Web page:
MARCH 19 — Local authorities are constantly engaged in a “war” with loan sharks (also known as Ah Longs) who seek extensive and cheap publicity by putting up their illegal advertisements on streets signs, lamp posts, parameter walls, bus stops, playgrounds, trees, electric and telco boxes and any place that is deemed to be conducive and favorable for free publicity.
In the last decade, these loan sharks have become more aggressive about putting up posters and banners advertising their service even if it means that it may damage property (both private and public) and being totally disrespectful to the authorities in both urban and rural areas.
Although local council enforcement agencies are responsible for deploying their personnel to bring down illegal stickers, posters, banners and buntings, they are not to be solely blamed if they are not quick enough to bring down these illegal advertisements.
Loan sharks work speedily to put up new advertising materials as fast as they are taken down by the authorities. Some councils have even set up special teams assigned specifically to remove the illegal advertisements.
Obviously the impact on society is negative for the following reasons. Firstly, the public are fully aware that loan sharks operations are organised and managed by undesirable criminal elements and obviously those willing to violate laws. Secondly, loan sharks via their bold tactics to advertise their illegal business obviously have zero respect for law enforcement especially the police. Thirdly, these illegal advertisements indicate that criminals are in-charge of the streets and not the police. They daringly flaunt the law. Fourthly, the public perception towards the police in recent years is viewed as being negative although the index of crime rate has declined significantly.
These illegal advertisements are an important contributing factor towards the negative perception. Many feel that the police should be striking hard against loan shark operators and not giving excuses that the local councils are responsible for removing all such illegal advertisements.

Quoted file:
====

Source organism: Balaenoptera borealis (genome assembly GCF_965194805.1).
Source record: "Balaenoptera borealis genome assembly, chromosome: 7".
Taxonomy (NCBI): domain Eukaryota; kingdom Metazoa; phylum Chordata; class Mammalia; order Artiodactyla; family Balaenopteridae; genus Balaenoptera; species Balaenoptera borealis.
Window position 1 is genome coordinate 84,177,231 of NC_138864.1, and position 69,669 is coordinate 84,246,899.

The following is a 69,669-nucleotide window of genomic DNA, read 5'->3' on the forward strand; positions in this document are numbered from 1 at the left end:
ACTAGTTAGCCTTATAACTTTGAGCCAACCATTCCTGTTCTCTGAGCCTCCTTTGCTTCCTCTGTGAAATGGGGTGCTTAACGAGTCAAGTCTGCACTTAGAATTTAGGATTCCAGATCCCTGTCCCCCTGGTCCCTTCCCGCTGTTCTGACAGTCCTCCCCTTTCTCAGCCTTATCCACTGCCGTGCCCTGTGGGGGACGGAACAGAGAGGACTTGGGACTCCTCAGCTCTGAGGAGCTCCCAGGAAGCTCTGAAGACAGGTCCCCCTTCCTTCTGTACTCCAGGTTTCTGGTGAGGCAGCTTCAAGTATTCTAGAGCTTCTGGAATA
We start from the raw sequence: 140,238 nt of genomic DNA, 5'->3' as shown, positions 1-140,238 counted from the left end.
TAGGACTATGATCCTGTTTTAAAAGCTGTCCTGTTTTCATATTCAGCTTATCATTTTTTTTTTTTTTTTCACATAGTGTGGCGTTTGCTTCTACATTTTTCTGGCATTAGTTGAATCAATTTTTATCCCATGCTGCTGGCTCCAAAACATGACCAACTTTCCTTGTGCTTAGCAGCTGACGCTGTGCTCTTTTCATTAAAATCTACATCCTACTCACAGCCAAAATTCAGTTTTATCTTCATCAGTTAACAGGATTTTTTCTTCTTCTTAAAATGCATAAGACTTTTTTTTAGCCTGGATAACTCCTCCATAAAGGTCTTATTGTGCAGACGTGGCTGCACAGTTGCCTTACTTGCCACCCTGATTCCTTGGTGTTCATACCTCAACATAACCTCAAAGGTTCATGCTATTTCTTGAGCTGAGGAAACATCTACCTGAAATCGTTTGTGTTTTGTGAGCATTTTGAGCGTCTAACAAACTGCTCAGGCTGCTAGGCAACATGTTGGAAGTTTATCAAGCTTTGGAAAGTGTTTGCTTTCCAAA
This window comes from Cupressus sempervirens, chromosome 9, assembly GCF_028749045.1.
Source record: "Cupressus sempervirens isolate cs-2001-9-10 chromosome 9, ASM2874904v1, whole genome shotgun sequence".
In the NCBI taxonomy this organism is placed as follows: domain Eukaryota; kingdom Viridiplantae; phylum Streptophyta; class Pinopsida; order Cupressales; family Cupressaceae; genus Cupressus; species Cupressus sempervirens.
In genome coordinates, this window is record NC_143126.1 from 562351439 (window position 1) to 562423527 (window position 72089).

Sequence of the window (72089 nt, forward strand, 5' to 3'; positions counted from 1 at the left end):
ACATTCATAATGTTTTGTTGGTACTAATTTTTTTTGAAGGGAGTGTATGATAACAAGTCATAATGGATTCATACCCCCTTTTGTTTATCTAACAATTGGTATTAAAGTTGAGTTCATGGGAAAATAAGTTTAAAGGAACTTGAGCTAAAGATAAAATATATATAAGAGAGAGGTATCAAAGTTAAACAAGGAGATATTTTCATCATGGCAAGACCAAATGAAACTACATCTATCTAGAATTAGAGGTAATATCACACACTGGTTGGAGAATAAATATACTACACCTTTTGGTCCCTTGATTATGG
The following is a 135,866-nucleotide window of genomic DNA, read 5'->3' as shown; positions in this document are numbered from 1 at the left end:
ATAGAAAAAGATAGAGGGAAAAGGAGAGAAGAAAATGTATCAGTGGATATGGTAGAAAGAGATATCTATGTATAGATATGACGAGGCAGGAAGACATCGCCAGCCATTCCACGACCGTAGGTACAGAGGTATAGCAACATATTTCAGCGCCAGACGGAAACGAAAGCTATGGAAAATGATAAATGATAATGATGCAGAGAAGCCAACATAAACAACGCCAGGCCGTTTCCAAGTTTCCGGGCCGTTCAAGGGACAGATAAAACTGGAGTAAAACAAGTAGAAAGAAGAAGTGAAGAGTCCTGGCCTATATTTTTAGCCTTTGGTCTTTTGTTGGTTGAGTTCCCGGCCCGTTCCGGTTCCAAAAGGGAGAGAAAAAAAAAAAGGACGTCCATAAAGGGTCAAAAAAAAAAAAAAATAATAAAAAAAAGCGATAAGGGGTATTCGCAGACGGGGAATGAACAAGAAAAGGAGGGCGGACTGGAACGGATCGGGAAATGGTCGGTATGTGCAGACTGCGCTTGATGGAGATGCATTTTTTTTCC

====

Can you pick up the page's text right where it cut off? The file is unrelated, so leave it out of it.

In addition, in various crime forums, the police have attempted to explain that it is difficult to trace the mobile numbers listed on posters and banners, making it difficult to arrest and charge the culprits for operating illegal money lending services.
The public refuses to accept this lame excuse. The police are able to trace terrorists, hardcore criminals and other undesirable elements via phone numbers; surely it should not be a problem to trace loan shark operators.
Furthermore, another way to apprehend these offenders is by utilising agent provocateurs. Lastly, loan sharks are responsible for many crimes committed against borrowers who are unable to repay their loan due to the extremely exorbitant interest rates imposed when payment is a little late. They instill fear with their aggressive tactics and openly harass family and friends of borrowers without worrying about the police.
Negative public perception towards the police and fear of crime can be changed and/or improved, but the willingness to do so must come from the police itself. The top management cannot brush aside the view of the public on these pressing matters that clearly shapes public perception.
Malaysia is not a war torn country due to civil conflict or unrest that loan syndicates can so easily flourish. Malaysia’s streets in towns and cities cannot be dominated by illegal loan shark advertisements. Rural communities are in the same boat as well.
The police must proactively, strategically and diligently address this issue. The police without fail must be able to detect, apprehend and prosecute those involved in this illegal business. The streets must be returned to the people as clean and safe.
Loan shark advertisements must be replaced with crime prevention and other safety information banners and posters. The police must fulfill the pledge they took to protect and serve society. The public is dependent on you to eradicate Ah Longs for good if possible.
This is the personal opinion of the writer or publication and does not necessarily represent the views of Malay Mail.